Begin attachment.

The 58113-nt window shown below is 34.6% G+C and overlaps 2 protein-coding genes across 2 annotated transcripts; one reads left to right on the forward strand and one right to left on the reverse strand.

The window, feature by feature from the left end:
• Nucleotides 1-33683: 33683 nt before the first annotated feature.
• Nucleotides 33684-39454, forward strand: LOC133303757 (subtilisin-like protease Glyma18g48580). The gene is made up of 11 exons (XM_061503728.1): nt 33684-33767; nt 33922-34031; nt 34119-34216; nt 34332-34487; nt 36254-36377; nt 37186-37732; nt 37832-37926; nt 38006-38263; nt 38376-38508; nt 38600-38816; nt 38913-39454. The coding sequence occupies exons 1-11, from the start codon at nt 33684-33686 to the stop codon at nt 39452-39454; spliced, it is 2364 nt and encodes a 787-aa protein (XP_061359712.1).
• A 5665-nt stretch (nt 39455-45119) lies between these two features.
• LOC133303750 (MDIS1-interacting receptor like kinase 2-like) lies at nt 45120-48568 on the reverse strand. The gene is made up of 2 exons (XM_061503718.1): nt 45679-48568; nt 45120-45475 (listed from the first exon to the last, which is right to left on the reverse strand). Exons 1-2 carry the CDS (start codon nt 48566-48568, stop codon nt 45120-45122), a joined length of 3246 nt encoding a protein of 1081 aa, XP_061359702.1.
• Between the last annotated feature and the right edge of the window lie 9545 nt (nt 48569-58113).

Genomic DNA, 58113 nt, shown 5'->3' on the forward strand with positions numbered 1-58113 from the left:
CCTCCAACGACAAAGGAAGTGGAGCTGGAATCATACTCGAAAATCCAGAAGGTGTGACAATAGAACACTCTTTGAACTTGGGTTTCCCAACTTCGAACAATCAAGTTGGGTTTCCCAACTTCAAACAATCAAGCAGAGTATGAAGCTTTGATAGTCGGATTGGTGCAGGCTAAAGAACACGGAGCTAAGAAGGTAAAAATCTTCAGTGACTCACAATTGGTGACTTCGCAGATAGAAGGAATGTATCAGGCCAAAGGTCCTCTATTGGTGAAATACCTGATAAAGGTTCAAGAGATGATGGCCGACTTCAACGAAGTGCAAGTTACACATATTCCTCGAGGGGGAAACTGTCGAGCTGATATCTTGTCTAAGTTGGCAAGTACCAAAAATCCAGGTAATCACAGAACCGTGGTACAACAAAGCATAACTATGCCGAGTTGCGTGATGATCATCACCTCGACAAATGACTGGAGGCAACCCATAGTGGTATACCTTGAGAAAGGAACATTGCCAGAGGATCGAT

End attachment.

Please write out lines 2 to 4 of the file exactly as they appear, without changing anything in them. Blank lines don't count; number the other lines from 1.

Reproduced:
The window, feature by feature from the left end:
• Nucleotides 1-33683: 33683 nt before the first annotated feature.
• Nucleotides 33684-39454, forward strand: LOC133303757 (subtilisin-like protease Glyma18g48580). The gene is made up of 11 exons (XM_061503728.1): nt 33684-33767; nt 33922-34031; nt 34119-34216; nt 34332-34487; nt 36254-36377; nt 37186-37732; nt 37832-37926; nt 38006-38263; nt 38376-38508; nt 38600-38816; nt 38913-39454. The coding sequence occupies exons 1-11, from the start codon at nt 33684-33686 to the stop codon at nt 39452-39454; spliced, it is 2364 nt and encodes a 787-aa protein (XP_061359712.1).